We are going to have an ongoing display here in the store with our staff picks. Periodically, we will choose a genre, author, subject, etc. and each of us will submit our favorite. We will write a paragraph or two explaining why we like the book and then display them here. During the period while they are on display, they will be 10% off.
For the maiden voyage, we have each selected a favorite biography. Feel free to comment on our choices and chime in with your own pick!
Why: Since I have been interested in LDS Church history for decades, I find that the biographies that include their personal involvement in the events during the 1800’s are the ones I enjoy reading the most. David W Patten (1799-1838) was the 11th child in a family of 13 children. Being an only child myself, I love reading about large LDS families. David exemplified many of the qualities I admire in a person: dedication, loyalty, bravery, spirituality, leadership, to name a few. He was known for his gift of healing, and during his eight missions for the Church he blessed thousands of people with this gift. He also spoke in tongues during the Kirtland Temple dedication. He valiantly stood by Joseph Smith during the dark days of 1837-38, which I greatly admire. His bravery was evident in his position as Captain of the Cavalry of the Mormon Militia, becoming known as “Captain Fearnot”. As probably the first apostolic martyr in this dispensation, he died as a result of his wounds during the Battle of Crooked River.
new paperback: $14.95
Why: This grisly but fascinating book fills in many of the gaps left out when the story of Susan Powell’s disappearance made national headlines a few years ago. Josh Powell was always a suspect in Susan’s disappearance, but was never arrested for the crime. The accounts in this book make this fact even more incredulous. Since his childhood, he portrayed all the characteristics of a serial killer: childhood abuse, the killing of small animals, including his sister’s pet, the need for control, lack of empathy, and ultimately, murder. Combining a secret journal Susan Powell kept and investigative reporting, If I Can’t Have You, weaves a tale of pain, a family in fear, and a quest for answers. Five stars.
new hardback–reg. $26.99, sale $17.99
Why: John Turner has done nearly the impossible: researched the much written about life of one of Mormonism’s and America’s most fascinating and compelling characters, Brigham Young, and produced an excellent, balanced, and compelling biography of him—in fact, the best one to date, in my opinion. Be aware that this is a “warts and all,” realistic look at the life of the “Pioneer Prophet,” but I believe it is ultimately fair and even-handed. It is to the author’s credit that most readers—who don’t already know—cannot tell whether he is Mormon or not (and I’m not telling). Brigham Young comes across as a man who achieved greatness in many ways, but who was quite human and had foibles and weaknesses as well as strengths. Philip Barlow says that Turner’s book “takes it place alongside Leonard Arrington’s magisterial American Moses to form the essential, mutually challenging portraits of one of America’s greatest colonizers and religious figures.” However, if you can read only one book on the life of Brigham Young, choose John Turner’s masterful work.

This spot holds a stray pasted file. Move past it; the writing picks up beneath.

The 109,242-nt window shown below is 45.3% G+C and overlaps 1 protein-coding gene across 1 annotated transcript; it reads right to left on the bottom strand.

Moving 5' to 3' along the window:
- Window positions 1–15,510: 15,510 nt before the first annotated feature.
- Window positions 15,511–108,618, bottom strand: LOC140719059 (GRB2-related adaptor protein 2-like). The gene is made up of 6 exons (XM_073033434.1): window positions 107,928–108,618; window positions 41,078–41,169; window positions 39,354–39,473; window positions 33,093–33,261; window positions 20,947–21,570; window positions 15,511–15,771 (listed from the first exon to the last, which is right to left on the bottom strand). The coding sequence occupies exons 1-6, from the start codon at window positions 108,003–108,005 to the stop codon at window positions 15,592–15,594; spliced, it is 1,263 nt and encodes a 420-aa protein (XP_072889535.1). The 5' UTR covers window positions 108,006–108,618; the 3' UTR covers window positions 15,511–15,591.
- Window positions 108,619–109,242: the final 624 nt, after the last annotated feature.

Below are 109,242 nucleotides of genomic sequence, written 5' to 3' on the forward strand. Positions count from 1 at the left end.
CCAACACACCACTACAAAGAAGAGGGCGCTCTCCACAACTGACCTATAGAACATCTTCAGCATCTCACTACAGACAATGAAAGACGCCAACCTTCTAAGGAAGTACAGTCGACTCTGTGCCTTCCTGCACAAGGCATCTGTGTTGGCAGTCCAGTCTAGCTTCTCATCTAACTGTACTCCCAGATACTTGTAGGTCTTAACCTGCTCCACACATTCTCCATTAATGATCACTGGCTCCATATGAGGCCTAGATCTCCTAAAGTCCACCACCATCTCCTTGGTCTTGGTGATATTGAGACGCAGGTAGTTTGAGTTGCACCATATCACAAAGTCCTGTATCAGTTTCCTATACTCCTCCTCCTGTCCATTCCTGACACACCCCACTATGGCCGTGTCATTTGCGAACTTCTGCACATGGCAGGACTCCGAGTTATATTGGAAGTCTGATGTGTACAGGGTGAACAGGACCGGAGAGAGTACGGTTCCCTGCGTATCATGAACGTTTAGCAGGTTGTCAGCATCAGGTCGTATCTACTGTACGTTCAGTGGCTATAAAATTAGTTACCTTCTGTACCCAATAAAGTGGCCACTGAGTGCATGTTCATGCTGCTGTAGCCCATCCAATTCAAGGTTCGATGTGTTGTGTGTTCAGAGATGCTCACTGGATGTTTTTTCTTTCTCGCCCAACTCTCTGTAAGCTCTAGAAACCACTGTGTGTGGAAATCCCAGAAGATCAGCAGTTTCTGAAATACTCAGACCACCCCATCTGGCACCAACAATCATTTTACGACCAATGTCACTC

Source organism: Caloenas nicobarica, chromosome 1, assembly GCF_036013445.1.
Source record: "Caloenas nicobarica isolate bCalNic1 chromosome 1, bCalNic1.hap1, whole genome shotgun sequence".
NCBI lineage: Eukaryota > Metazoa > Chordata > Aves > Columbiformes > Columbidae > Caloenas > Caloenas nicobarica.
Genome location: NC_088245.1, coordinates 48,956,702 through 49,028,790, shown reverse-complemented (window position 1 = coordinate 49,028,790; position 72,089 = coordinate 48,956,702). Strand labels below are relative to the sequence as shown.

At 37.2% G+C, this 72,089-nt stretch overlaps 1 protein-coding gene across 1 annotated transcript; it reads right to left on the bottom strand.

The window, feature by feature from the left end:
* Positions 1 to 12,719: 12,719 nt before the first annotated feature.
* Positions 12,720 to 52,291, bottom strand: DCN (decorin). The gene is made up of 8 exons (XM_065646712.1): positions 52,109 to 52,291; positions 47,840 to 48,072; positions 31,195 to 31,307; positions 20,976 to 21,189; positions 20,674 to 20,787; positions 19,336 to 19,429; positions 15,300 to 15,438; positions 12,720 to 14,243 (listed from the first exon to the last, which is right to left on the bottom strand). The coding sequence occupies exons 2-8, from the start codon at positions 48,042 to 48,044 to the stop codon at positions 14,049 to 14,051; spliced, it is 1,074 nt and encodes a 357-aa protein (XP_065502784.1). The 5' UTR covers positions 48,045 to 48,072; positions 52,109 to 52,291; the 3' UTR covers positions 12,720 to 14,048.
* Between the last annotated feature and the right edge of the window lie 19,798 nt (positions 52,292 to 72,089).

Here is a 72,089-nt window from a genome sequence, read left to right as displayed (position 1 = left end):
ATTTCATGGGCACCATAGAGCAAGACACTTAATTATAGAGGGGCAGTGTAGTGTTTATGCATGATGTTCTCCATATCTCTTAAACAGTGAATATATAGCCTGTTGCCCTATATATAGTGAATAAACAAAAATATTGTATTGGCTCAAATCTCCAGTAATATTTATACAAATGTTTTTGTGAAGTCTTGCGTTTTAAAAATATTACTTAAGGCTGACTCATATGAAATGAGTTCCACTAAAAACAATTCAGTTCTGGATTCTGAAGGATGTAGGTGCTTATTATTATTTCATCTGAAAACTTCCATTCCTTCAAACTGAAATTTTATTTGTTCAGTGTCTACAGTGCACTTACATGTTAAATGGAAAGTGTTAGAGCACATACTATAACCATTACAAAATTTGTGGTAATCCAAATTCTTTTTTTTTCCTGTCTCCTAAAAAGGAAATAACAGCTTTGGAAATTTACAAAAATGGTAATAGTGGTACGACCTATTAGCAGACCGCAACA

Why: The story of Orrin Porter Rockwell has been told in many different places. He is portrayed as a bodyguard to Joseph Smith (who wasn’t, right?), a Danite, a great scout and hunter for the pioneer trek, a fighter and later a U.S. Marshal. Schindler gets all the known facts about this fascinating character. I loved reading it when I was just a teenager and had the special experience of getting to know the author and hearing many of the stories from the book from his lips. I have read it several times since then and it stands as one of my favorite LDS biographies. Schindler’s footnoting is extensive and indicates the amount of research that went into this book’s publication. There are many books out there that tell stories about “old Port” but nothing comes close to the accuracy and detail of this one.
new paperback (rev. 2nd ed.)–$21.95
used hardback (rev. 2nd ed.)–$30
used hardback (rev. 2nd ed.), signed–$35
used hardback (1st ed.)–$40
used hardback (1st ed., scarce pictorial dust jacket)–$100
Why: Every time I see copies of this at the DI, I always wonder how many people that gave this book up ever read it. If they didn’t, they missed out on a treasure. In my opinion, Ed (Kimball’s son) and Andrew (his nephew) achieved the perfect blend of familiarity and distance in order to craft an incredibly candid and readable biography. The authors used Kimball’s voluminous journals to add details and flavor to their narrative. I’ve read this several times and, every time I do, I love the honest story of a simple man who eventually wielded great power, most often in the favor of the less privileged.
used hardback, no dust jacket, signed by Edward–$10
used hardback, 1st printing–$15
used hardback, form letter w/ printed Dallin H. oaks signature laid in–$20
used hardback, inscribed by Pres Kimball–$100